Sept. 11, 2001, one of our nations darkest hours, was one of the finest hours for IT and IT professionals. In eWEEKs coverage following the terrorist attacks, our lead headline read, "IT puts N.Y. back in business." Financial organizations such as the New York Board of Trade, whose home in the 4 World Trade Center building was crushed under the South Tower, were doing business less than a week later because of the foresight of people such as NYBOT Executive Vice President of Operations Pat Gambaro and Senior Vice President of IT Steve Bass.
IT was not the target that day; buildings and people were. In the aftermath of human tragedy, it was easy to dismiss the importance of data, storage and networks—which are, after all, inanimate. But IT operations and corporate data continue to face a threat from terrorism that could cripple the nation. So far, its a threat that the federal government has given only token attention. We think that is a mistake.
The holes in our nations IT infrastructure are there. eWEEK reported in its Sept. 4 issue that Sandia National Laboratories has a large staff (known as its Red Teams) dedicated to finding and fixing—or helping local governments and companies throughout the country to fix—security vulnerabilities in power, water, data and financial systems. "Its clear that the threat and risk level has never been higher for cyber-security," said Michael Skroch, leader of Sandias Red Teams, in Albuquerque, N.M. "And its not getting better."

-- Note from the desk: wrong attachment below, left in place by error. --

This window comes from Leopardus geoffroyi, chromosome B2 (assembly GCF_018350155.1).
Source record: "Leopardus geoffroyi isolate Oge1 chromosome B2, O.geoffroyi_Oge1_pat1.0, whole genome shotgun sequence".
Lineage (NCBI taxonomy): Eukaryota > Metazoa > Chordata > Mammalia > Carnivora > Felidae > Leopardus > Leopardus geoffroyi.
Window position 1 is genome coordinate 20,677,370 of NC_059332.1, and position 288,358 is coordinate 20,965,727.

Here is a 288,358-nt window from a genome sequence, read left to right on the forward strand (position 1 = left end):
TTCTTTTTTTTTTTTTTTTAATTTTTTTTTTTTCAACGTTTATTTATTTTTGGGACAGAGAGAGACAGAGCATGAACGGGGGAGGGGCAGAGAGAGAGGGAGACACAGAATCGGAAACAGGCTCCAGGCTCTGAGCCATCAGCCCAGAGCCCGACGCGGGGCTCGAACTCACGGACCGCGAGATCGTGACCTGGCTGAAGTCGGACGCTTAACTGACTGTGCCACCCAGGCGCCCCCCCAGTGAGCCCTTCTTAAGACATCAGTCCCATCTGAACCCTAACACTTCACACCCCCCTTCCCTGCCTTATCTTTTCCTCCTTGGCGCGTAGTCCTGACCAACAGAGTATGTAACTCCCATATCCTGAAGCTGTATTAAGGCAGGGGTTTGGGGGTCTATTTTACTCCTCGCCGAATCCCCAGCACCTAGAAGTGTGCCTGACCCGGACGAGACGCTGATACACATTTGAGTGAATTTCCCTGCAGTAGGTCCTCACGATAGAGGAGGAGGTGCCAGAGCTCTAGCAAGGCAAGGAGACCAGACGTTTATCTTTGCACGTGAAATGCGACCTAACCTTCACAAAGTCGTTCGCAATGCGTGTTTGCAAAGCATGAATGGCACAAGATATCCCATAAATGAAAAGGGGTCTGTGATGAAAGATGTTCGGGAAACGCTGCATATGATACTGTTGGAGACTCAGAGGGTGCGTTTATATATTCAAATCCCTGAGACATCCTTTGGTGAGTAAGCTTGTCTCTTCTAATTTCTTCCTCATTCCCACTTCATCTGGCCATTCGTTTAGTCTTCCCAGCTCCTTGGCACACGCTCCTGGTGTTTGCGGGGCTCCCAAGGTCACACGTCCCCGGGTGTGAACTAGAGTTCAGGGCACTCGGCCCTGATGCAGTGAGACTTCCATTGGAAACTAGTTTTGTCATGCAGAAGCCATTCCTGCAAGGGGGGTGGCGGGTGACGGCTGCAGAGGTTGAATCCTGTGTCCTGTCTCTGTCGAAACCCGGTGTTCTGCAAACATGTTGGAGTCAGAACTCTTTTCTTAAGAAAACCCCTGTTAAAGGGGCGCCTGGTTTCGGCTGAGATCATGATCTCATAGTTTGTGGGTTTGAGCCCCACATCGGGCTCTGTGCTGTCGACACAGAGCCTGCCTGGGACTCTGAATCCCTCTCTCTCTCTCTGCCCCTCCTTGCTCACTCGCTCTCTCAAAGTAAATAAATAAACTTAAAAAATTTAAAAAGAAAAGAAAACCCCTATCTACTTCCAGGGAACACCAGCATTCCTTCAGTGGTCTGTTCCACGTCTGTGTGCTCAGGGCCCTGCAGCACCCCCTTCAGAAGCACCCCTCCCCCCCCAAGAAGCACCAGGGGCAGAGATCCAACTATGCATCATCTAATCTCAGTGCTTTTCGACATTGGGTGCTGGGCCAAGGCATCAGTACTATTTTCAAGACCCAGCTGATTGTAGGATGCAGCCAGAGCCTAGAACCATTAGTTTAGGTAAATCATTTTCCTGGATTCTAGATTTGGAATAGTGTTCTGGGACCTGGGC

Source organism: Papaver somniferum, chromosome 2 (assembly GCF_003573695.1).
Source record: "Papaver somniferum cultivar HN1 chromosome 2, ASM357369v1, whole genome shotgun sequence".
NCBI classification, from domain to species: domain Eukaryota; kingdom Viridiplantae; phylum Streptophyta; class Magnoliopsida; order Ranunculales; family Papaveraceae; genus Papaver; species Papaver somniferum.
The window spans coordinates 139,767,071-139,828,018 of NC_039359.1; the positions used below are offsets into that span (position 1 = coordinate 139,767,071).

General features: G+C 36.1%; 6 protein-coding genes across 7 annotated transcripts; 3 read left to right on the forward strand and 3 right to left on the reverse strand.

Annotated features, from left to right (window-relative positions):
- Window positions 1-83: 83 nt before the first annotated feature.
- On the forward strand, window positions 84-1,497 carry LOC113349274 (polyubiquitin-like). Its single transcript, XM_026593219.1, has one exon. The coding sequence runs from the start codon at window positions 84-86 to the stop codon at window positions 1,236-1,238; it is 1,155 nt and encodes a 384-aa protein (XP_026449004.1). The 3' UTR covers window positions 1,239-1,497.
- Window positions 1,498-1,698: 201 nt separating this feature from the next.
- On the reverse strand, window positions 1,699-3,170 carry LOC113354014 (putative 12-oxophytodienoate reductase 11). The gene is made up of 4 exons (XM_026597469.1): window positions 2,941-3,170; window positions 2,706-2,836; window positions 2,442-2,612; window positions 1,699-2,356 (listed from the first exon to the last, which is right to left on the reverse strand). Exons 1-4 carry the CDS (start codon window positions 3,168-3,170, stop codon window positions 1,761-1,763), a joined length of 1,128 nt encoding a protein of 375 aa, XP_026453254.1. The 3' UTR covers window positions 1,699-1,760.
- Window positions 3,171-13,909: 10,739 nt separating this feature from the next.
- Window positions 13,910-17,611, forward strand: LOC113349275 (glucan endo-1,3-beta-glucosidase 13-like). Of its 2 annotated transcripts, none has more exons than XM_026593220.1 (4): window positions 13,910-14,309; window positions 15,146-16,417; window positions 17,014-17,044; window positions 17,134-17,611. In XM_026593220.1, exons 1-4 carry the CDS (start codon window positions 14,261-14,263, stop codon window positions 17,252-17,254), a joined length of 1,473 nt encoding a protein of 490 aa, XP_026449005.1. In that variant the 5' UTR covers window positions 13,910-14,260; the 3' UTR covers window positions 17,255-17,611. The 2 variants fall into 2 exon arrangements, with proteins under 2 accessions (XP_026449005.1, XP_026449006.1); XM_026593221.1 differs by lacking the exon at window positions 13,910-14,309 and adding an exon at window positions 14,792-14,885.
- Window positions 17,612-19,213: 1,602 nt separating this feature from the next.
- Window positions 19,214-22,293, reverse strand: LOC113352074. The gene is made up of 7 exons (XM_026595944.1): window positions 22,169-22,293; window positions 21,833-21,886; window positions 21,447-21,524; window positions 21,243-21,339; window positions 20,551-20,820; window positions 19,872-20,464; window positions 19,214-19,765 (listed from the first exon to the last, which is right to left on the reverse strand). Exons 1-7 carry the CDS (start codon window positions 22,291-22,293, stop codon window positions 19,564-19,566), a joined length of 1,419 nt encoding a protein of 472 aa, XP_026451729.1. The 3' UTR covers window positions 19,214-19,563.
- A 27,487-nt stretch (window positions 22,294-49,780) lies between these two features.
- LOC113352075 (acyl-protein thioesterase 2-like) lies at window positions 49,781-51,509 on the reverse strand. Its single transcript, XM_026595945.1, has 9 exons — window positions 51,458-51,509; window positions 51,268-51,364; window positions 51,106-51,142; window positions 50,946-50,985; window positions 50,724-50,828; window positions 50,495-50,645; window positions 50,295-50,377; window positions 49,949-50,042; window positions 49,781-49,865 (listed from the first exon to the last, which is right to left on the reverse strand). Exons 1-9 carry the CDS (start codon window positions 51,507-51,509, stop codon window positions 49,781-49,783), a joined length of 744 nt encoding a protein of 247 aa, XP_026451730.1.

Al-Qaeda and its sympathizers plan sophisticated, coordinated attacks, often over the Internet, which puts them and perhaps the skills of a criminal hacker organization a few steps away from executing a cyber-attack. This realization spurred the formation in 2003 of the National Strategy to Secure Cyberspace, but, since that time, very little has been accomplished. The cyber-czar post has been a revolving door and has been vacant about a year, though it now appears President Bush is about to appoint a new director.
Whats more, government agencies, from the House of Representatives Committee on Government Reform to the Government Accountability Office, repeatedly have found that the Department of Homeland Securitys own systems and those in many other branches of government failed preparedness tests for a cyber-attack.
The IT infrastructure of the nations private sector is vulnerable, too. A recent survey by the Ponemon Institute, a privacy management research company in Elk Rapids, Mich., reported that only 37 percent of IT professionals say they believe their company is effective at detecting data breaches.
It would not take big bucks to get the cyber-security program moving again—just the attention and energy that the administration has already said the problem deserves. The fact is, continued neglect invites an attack.
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